Director-General  QU Dongyu
A statement by FAO Director-General QU Dongyu

Global Dialogue on the Role of Food and Agriculture in the Post 2020 Global Biodiversity Framework

Day 2 Opening Remarks by
Dr. QU Dongyu, FAO Director-General

As prepared

7 July 2021


Honorable Ministers,

Ms Elisabeth Maruma Mrema, Executive Secretary of the CBD,

Ladies and Gentlemen,

1.       Welcome to the second day of our Global Dialogue.

2.       Yesterday we heard inspiring messages from many different actors, who are working to mainstream biodiversity across the agricultural sectors.

3.       The voices included farmers and indigenous peoples, scientists and researchers.

4.       We witnessed a rich discussion illustrating the essential role biodiversity plays for agriculture and food production.

5.       And we learnt about concrete examples of biodiversity mainstreaming.

6.       We all agree that biodiversity has to play a key role for and in agriculture. The question is: How?

7.       I believe that yesterday’s presentations had a clear message:

  • ·         It is possible to conserve and sustainably use biodiversity for food and agriculture;
  • ·         while, at the same time, meeting the growing demand for food and other agricultural products.

8.       Another important message was that people and nature cannot be separated and that agricultural sectors are part of the solution.

9.       I thank the distinguished speakers we had the pleasure to listen to yesterday, and the audience who participated in the discussions.

10.    A special thanks to our Co-Chairs for facilitating the dialogue, and for preparing their interim conclusions, which they will present later in this morning session.

Ladies and Gentlemen,

11.    In my opening remarks yesterday, I spoke about the critical role of biodiversity for food and agriculture,

12.    About the need to mainstream biodiversity across the food and agricultural sectors, which is key to FAO’s vision for better production, better nutrition, a better environment and a better life.

13.    This is the core of our new Strategic Framework.

14.    Today I want to focus on the implementation of that vision over the next 10 years by highlighting opportunities to act at the global, regional, national and local levels.

15.    At the global level, the UN “Common approach to integrating biodiversity and nature-based solutions for sustainable development” builds on the shared recognition of the urgency to act.

16.    The Common Approach also identifies areas for collaboration, including more than 50 practical interventions, such as the Great Green Wall initiative, and FAO’s Green Cities Initiative.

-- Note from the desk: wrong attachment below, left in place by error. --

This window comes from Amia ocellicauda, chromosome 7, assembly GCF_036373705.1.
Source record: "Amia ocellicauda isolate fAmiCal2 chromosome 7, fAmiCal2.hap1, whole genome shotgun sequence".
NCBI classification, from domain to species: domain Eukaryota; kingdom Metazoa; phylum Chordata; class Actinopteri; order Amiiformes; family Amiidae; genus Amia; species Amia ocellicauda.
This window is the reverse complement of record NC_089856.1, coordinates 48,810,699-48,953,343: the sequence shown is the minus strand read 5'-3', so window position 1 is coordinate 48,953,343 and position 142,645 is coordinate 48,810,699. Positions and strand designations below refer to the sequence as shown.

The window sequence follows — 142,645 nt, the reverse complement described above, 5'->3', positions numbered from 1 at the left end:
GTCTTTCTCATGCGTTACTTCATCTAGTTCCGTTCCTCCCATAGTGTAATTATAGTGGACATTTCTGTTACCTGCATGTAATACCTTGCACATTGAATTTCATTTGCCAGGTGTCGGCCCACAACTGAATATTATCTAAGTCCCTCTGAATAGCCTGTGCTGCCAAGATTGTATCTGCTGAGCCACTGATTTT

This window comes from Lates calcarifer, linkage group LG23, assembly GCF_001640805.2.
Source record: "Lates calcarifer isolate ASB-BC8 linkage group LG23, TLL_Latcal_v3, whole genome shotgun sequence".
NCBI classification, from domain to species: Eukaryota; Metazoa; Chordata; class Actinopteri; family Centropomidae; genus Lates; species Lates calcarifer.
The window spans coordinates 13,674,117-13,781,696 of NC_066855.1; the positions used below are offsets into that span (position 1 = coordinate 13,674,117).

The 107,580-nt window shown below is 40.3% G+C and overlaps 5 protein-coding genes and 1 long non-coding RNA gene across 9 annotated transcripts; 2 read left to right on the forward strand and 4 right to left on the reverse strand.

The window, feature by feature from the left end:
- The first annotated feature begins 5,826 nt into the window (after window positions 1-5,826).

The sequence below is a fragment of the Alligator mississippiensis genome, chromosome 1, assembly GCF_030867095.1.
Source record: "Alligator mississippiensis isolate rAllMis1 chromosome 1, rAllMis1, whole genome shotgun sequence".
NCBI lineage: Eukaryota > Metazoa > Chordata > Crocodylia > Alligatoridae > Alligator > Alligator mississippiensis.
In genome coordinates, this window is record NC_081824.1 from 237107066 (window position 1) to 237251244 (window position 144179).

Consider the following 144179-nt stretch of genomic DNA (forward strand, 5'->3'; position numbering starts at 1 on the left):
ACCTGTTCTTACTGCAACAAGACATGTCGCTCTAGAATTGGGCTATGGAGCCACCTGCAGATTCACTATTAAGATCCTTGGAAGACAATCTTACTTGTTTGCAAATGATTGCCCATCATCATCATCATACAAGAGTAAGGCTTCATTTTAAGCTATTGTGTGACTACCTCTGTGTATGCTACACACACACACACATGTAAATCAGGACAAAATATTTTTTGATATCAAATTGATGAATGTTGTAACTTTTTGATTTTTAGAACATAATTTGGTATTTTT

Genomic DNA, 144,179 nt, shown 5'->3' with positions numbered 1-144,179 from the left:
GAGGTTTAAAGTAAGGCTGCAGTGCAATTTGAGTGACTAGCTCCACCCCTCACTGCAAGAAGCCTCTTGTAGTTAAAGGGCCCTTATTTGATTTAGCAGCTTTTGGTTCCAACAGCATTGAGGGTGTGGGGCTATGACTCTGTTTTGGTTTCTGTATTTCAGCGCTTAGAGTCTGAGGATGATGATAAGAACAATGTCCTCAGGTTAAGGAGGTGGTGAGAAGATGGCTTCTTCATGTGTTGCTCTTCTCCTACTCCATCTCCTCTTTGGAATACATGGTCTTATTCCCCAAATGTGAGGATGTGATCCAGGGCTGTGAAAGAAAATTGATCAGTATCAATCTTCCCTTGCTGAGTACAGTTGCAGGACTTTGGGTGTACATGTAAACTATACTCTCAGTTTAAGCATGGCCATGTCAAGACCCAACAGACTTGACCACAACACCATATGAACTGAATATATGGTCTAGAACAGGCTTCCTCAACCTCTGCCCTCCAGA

17.    The UN Decade on Ecosystem Restoration 2021-2030 is a strong opportunity to mobilise our collective efforts.

18.    FAO is proud to co-lead the decade with UNEP.

19.    Through our mandate, we will focus on the restoration of productive landscapes and seascapes to enhance food security and nutrition, address climate change, and restore biodiversity.

20.    I invite you to join us in this endeavour.

21.    The mid-term of the UN Decade on Family Farming reminds us of the important role smallholders play as creators and custodians of biodiversity in agri-food systems.

22.    The transformation of agri-food systems towards greater sustainability ultimately depends on action at the national and local levels.

23.    The challenge for countries is to create an enabling policy and market environment to stimulate and scale up biodiversity-friendly production and phase out harmful practices.

24.    Often the costs of transition are presented as a barrier to biodiversity mainstreaming.

25.    But the global pandemic has demonstrated the fragility of our agri-food systems and the terrible costs that can follow when shocks occur.

26.    Investing in resilience and prevention is certainly cheaper than addressing the consequences of climate and biodiversity crises.

27.    Earlier this year, the DASGUPTA Review provided an independent analysis of the economics of biodiversity.

28.    The report highlighted the harmful trade-offs associated with most agricultural subsidy schemes.

29.    Repurposing these investments to promote public goods is an excellent opportunity to finance biodiversity mainstreaming in the agricultural sectors.

30.    By adopting the Strategy and Action Plan on Mainstreaming Biodiversity across the Agricultural Sectors, FAO Members have demonstrated the commitment of the food and agriculture sectors to this important task.

31.    FAO stands ready to provide related policy and technical support to its Members.

32.    We will continue to act as a neutral platform and a convener to facilitate the exchange of experiences on biodiversity mainstreaming at all levels.

Ladies and Gentlemen,

33.    This is a critical decade for climate action, to reset our relationship with nature, and to fulfil the ambitions of the 2030 Agenda.

34.    In the immediate future we look to the UN Food Systems Summit and the UN Biodiversity Conference as key opportunities:

  • to build the political will and
  • to establish an ambitious Post-2020 framework that recognises the opportunities to address multiple sustainability challenges through biodiversity mainstreaming in the agricultural sectors.

35.    This Global Dialogue provides critical input to these processes.

36.    I look forward to today’s Panel Discussions and wish you all a continued productive meeting.

Thank you.